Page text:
February 6, 2017
In April 2015 Brad Duguid, then Minister of Economic Development, Employment and Infrastructure issued a press release stating: “Increased natural gas access, through the $200 million Natural Gas Access Loan and $30 million Natural Gas Economic Development Grant, will attract new industry, make commercial transportation and agriculture more affordable, help to create jobs, provide more energy choices and will lower electricity prices for businesses and consumers across Ontario.”
The focus was expansion in rural communities and the money offered would do wonderful things including lowering “electricity prices.” The Duguid statement appears to have flowed from the 2013 Long-Term Energy Plan (LTEP) released by Bob Chiarelli when he held the Energy Minister’s portfolio as noted in the OEB’s 2014-2017 Business Plan.
Just days ago, another press release was issued on the same issue by Bob Chiarelli, Minister of Infrastructure: “Ontario is expanding access to natural gas for communities that do not currently have service, including those in rural and Northern Ontario and First Nations communities.” It gave a “Quick Fact”: “Natural gas is the dominant heating source in Ontario and continues to be consistently less expensive than alternative sources such as electricity, heating oil and propane.” The Chiarelli announcement increased the “grant” amount to $100 million.
The recent announcement indicates the Duguid offer fell flat so perhaps Chiarelli’s announcement is an effort to see the claim he endorsed in the 2013 LTEP as one he is determined to follow through on, even if it raises Ontario’s debt by $100 million!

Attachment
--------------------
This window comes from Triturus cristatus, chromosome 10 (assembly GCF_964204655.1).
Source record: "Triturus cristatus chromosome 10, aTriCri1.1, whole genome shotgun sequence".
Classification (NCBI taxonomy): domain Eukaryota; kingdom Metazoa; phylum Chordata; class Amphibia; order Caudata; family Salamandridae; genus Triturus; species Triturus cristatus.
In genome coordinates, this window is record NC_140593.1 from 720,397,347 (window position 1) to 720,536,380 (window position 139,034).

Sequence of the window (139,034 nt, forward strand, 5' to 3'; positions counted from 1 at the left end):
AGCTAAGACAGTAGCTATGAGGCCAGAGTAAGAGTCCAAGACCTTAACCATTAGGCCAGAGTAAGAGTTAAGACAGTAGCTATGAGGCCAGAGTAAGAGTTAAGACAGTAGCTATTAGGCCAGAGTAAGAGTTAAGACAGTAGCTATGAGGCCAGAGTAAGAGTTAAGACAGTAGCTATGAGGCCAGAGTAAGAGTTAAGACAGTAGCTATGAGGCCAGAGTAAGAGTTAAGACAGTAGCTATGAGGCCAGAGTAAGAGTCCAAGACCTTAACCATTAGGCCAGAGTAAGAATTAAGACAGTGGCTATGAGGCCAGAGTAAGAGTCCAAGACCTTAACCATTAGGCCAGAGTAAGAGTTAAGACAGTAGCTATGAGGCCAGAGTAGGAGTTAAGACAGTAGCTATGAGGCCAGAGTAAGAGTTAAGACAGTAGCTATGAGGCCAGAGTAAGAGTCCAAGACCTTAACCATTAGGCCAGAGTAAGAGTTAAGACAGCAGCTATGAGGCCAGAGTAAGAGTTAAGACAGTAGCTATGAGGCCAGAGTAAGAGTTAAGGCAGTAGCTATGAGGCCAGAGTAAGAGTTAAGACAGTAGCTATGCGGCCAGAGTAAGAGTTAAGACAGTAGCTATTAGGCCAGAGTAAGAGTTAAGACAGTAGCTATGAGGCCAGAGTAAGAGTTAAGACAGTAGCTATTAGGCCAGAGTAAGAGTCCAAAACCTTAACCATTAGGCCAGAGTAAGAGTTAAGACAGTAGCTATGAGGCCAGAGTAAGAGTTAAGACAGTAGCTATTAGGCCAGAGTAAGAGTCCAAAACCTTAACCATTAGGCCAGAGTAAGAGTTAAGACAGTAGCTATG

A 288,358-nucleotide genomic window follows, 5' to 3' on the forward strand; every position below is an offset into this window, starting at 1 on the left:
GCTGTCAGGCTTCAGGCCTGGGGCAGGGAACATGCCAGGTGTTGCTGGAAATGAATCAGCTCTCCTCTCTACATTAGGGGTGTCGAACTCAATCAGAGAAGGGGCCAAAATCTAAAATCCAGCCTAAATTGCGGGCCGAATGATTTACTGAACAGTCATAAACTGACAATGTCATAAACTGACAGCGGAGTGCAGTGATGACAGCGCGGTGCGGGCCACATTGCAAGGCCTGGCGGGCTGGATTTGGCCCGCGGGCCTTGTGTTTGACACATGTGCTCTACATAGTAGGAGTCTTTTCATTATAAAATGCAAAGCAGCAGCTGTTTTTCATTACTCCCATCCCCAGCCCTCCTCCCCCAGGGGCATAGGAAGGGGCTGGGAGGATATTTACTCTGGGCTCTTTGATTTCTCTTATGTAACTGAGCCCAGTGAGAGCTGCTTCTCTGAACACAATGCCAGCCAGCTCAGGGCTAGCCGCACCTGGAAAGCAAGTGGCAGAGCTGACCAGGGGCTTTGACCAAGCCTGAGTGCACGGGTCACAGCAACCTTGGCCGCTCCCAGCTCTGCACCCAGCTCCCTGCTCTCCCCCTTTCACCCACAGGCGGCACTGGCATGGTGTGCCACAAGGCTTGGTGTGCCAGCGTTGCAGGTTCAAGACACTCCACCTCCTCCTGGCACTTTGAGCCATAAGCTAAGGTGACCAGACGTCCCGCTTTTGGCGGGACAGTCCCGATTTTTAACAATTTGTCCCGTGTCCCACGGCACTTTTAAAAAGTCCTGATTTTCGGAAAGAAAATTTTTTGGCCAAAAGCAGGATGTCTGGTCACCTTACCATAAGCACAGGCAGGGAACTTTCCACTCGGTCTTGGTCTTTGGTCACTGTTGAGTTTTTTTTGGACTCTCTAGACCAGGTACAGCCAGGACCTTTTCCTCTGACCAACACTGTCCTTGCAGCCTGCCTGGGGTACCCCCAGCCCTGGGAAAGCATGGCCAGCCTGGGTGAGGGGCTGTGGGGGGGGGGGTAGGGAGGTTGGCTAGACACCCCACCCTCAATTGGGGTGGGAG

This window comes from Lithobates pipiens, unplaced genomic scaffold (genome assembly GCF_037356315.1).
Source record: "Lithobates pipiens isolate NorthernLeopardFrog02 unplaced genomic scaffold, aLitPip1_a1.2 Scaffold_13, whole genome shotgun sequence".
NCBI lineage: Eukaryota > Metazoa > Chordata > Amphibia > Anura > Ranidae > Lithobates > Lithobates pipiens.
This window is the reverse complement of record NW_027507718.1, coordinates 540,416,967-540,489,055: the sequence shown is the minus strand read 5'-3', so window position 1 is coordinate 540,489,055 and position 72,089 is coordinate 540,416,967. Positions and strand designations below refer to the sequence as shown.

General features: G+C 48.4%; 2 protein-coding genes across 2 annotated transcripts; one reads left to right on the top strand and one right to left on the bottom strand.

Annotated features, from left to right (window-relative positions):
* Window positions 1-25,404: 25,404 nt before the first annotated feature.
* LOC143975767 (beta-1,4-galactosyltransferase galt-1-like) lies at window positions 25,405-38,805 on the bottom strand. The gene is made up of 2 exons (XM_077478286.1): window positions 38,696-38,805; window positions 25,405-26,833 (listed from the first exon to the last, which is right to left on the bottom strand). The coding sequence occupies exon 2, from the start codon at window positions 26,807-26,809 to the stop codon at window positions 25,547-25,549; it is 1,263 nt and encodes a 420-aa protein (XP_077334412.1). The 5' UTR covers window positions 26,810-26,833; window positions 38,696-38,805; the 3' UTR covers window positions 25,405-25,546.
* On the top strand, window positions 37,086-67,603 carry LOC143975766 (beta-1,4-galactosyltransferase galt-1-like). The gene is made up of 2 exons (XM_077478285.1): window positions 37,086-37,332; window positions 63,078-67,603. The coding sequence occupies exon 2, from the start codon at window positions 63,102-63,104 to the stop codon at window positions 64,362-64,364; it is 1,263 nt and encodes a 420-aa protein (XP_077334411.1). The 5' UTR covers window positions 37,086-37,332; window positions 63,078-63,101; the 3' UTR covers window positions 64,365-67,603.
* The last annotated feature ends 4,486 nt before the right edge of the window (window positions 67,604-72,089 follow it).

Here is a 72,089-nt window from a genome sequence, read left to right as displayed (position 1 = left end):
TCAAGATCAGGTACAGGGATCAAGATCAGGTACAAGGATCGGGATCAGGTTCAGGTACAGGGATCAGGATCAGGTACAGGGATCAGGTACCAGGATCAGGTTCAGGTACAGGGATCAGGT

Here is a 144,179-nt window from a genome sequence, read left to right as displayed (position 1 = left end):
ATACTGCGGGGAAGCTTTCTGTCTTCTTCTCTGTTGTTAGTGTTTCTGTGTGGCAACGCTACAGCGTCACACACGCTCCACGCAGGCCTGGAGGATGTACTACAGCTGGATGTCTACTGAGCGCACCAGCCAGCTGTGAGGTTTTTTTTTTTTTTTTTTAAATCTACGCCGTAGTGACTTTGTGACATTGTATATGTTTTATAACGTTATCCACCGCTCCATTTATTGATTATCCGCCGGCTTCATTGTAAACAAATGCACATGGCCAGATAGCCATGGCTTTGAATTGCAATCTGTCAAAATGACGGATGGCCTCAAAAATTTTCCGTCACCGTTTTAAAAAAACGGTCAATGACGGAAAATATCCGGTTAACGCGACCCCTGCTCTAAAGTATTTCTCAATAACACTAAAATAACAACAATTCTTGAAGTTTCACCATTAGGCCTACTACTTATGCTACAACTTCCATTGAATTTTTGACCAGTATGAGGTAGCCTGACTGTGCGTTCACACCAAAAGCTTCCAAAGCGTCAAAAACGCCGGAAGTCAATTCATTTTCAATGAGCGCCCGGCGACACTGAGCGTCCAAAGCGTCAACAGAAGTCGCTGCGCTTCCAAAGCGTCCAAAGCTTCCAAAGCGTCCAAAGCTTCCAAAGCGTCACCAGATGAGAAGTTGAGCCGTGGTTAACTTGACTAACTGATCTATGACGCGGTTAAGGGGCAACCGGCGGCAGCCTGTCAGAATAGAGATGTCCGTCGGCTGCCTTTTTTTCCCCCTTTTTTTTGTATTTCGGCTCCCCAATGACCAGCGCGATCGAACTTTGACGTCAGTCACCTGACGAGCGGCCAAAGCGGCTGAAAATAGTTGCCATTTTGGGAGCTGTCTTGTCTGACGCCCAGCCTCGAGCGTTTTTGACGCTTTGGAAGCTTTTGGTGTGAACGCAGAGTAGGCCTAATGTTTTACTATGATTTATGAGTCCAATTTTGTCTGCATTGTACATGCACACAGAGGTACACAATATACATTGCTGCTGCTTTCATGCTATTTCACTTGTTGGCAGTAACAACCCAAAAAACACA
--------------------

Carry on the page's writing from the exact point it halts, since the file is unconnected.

It is also ironic that Chiarelli is pushing expansion of natural gas consumption while our current Energy Minister, Glenn Thibeault is heading in the opposite direction. He recently instructed IESO (Independent Electricity System Operator) to basically shut several of the NUG (non-utility generators) gas plants down. Minister Thibeault’s recent directive to IESO notes: “Ontario has put in place legislation for its new cap and trade program to limit greenhouse gas pollution while moving to a low-carbon economy.” Most NUG contracts are gas generation units whose original contracts (executed in the Peterson Liberal government days) are close to expiry, and are “take or pay” contracts. With the surplus of power today, Minister Thibeault considers them expendable. As a result the directive instructed IESO to renew contracts but only: “if the IESO is able to negotiate replacement contracts (IESO Contracts) with OEFC NUGs that incentivize them to operate in a manner that is better aligned with the integrated power system’s needs.”
As noted by Scott Luft some of those NUG contracts have been renegotiated, others ended, (the plants will be closed or mothballed) while some are in the process of renegotiation. One of those cancelled contracts offered to produce and sell power for 5.9 cents/kWh, but that offer was rejected even though it was way under prices paid for generation from industrial wind turbines and solar panels. Both those forms of power generation are unable to generate power when needed.
Is the objective of the Energy Minister to reduce emissions from gas plants so Premier Wynne can claim the “cap and trade” tax is working?
Meanwhile, if Minister Chiarelli is successful at handing out the $100 million tax dollars as grants to expand natural gas use, emissions will increase! Any increase will generate additional cap and trade revenue to help pay for the grants and the early shutdown of those gas plants.
Here’s the game: reduce emissions in the (already clean) electricity sector while pushing them up elsewhere and capture additional taxes along the way.
The topsy-turvy world of power policy in Ontario continues.